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How to keep you and your friends safe in a mass shooting at a club

Last week’s shooting at Club Q in Colorado Springs was one of 600 mass shootings in America this year and the second major mass shooting at a queer nightclub. We wanted to give y’all some resources to ensure the safety of you, your friends, co-workers and patrons in the nightlife scene.

Reckon gathered tips and strategy from government and grassroots organizations and made them easy for your to read, share and access in case of an emergency.

Step 1: De-escalate with words

Most people have verbally de-escalated violence at some point in the their lives. It’s a tool and skill everyone can use regularly and as a first line of defense when addressing an altercation, especially in public. Here are some tips from the Cybersecurity and Infrastructure Security Agency and the Black-led QTIPOC social change organization, Vision Change Win:

  • Be empathetic, non-judgmental and remain calm.
  • Use active listening. Look at the person who is upset and give them your full attention. Use your body and facial expressions to fully take in and listen to the person or people. Reflect back to the person what you’re hearing, i.e. “I hear that you feel ignored”, etc.
  • Create space between you and the agitated person, but don’t block the person from the exit. Sometimes blocking an exit can further escalate the situation.
  • Use nonthreatening words and empathy to address the person. Use phrases like “I understand how that is hard”, “I agree with you…”, “You’re right, that is a problem.”
  • Gather people. Get someone to help you in de-escalation efforts and don’t do it alone.

Step 2: De-escalate with physical force

The brave people at Club Q in Colorado Springs collectively worked to incapacitate the shooter. Police say Richard Fierro and Thomas James worked together to stop the attacker. Fierro said he tackled the suspect, took the weapon and hit him with it. Here’s more advice from Vision Change Win about what to do if the altercation becomes physical.

  • If verbal de-escalation doesn’t work, move to physical de-escalation. This should be a last resort to protect another person from injury.
  • Remember that a coordinated attack by multiple people can incapacitate an active shooter.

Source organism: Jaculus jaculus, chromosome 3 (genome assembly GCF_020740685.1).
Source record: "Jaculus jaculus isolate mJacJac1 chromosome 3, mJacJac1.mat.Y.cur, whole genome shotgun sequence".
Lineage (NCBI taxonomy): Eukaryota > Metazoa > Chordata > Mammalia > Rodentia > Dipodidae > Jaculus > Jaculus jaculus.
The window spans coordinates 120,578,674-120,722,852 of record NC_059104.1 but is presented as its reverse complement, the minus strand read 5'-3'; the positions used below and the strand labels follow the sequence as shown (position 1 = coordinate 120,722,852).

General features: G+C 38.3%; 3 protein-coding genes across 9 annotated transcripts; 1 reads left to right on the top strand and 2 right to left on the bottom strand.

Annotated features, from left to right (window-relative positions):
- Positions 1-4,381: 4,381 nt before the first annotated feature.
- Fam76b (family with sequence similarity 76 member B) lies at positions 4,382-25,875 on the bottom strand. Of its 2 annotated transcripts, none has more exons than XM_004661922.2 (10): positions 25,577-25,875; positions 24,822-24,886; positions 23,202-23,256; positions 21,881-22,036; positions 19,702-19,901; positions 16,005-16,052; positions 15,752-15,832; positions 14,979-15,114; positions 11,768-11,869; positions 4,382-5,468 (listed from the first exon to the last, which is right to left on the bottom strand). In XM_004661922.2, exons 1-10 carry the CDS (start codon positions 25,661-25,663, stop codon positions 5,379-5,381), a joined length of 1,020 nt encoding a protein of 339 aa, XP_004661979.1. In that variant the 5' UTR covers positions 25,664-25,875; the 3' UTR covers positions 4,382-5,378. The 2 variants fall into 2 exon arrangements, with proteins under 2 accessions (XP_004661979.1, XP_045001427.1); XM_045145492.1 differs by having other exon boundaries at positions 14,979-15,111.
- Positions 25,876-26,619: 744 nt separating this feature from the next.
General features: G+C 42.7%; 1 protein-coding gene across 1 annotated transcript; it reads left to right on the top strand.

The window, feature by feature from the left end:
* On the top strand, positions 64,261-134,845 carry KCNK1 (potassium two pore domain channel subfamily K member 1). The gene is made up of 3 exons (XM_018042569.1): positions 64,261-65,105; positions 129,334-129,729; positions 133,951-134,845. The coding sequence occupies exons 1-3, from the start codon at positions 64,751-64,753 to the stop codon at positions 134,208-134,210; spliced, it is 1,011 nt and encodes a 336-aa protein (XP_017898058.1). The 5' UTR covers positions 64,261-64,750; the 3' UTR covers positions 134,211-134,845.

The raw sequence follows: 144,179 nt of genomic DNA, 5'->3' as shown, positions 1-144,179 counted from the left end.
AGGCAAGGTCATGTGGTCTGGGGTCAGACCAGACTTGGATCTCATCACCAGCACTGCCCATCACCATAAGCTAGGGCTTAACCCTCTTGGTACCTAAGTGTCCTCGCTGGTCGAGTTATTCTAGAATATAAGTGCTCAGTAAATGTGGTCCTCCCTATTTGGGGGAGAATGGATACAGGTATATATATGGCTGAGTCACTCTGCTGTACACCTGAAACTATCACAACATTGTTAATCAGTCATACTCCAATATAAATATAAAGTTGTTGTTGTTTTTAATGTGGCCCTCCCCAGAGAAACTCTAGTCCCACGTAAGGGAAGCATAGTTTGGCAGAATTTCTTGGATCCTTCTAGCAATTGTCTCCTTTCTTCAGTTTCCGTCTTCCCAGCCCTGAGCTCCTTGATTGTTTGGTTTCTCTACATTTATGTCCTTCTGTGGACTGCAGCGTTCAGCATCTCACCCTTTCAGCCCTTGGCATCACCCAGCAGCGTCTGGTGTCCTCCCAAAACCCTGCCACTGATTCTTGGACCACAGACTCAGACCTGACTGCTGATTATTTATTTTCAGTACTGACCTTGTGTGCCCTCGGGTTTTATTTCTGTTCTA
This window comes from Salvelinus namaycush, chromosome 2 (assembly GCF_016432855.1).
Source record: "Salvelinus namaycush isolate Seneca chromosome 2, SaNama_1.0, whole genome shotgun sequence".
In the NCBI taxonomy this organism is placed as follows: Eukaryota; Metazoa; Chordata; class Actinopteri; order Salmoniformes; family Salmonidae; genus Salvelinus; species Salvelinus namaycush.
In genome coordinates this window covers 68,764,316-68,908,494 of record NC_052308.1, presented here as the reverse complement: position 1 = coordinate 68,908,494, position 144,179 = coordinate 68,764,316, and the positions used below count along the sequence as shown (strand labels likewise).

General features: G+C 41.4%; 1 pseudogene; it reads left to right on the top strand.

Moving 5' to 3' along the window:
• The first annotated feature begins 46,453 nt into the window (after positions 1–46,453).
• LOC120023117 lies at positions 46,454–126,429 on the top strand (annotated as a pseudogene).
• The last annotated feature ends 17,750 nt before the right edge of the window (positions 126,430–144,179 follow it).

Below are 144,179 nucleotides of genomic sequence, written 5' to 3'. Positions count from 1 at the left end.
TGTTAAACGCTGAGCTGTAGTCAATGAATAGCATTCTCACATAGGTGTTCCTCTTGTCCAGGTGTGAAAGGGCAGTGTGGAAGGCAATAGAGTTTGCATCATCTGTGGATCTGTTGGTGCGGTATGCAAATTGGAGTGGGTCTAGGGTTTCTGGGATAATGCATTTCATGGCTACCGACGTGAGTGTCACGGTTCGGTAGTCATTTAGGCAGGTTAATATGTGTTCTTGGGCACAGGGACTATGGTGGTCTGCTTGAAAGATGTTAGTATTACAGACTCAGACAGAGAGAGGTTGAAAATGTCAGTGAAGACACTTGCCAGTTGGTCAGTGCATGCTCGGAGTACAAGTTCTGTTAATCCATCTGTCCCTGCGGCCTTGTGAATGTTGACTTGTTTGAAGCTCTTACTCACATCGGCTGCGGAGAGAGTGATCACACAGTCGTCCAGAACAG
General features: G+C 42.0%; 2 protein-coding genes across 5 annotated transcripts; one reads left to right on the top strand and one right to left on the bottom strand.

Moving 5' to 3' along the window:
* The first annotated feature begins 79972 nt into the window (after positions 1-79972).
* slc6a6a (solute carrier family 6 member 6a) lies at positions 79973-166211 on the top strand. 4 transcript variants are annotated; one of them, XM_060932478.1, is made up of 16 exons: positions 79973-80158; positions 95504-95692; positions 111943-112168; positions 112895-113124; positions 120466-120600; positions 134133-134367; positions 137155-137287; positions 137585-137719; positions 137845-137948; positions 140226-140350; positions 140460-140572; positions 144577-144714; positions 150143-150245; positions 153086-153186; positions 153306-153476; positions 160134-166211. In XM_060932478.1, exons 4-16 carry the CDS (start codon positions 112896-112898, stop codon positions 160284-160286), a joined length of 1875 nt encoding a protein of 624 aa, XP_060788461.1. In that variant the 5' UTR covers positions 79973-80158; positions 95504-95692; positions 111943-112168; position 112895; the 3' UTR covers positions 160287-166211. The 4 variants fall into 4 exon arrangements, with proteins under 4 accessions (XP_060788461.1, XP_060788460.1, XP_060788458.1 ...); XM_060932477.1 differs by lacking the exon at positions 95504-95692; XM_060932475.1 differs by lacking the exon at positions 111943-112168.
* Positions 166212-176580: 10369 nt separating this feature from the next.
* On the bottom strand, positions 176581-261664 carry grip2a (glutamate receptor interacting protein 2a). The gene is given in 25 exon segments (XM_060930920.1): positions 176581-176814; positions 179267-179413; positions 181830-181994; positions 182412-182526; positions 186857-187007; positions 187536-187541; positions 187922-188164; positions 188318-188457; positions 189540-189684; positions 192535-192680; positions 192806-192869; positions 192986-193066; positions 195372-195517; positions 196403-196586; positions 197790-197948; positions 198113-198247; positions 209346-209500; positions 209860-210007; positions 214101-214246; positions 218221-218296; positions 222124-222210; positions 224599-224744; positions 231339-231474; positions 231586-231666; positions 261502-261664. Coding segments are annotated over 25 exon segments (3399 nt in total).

• Physical intervention increases the chance you could be injured.

Step 3: When de-escalation doesn’t work, remember these three words: Run. Hide. Fight

Here’s what the FBI says:

  • Run. Running makes you harder to hit. Run to an exit and keep running until you reach safety.
  • Hide. If you can’t run from the shooter or the exit is blocked, find a place to hide. If you find another room to hide in, lock and barricade the door.
  • Fight. Using fighting as a last resort. Use whatever items are around you as weapons. A coordinated attack by several people can disarm a shooter.

Resources for nightlife workers

Nightlife workers and patrons who are looking for better ways to make sure their nightlife experience is safe for everyone working and in attendance can find resources for developing security strategies from these organizations listed below. Many also offer training courses, seminars and free materials for patrons and club owners alike.

Cybersecurity and Infrastructure Security Agency (CISA)

New York City Office of Nightlife

ALICE Training

Neighborhood Anarchists Collective

Thinking about the reality of what to do during a mass shooting is scary. Many people who survive mass shooting events are traumatized by the event. Both CISA and the NYC Office of Nightlife offer guides for recovering your yourself, patrons and your business after a mass shooting incident. The NYC Office of Nightlife even has a weekly support group for nightlife workers.

A Reckon note:

Having to think about these situations is exhausting. Here’s some suggestions for ending gun violence from the Prevention Institute:

  • Gun safety: create common-sense gun laws and encourage safe and proper handling of firearms. Address underlying contributors: create safety plans and provide community resources for mental health treatment support services
  • Prevention: Recognize gun violence as a public health problem and support research aimed at reducing gun violence.
  • Mind your rhetoric, too.

This analysis of anti-LGBTQ political rhetoric shows how misleading information about queer people has led to clearly documented incidents of people using this false rhetoric to justify harassment or violence toward queer people.

Anna Beahm

Anna Beahm | abeahm@reckonmedia.com

I report on the intersection of religion and sexuality in America. Follow me on Twitter @_AnnaBeahm

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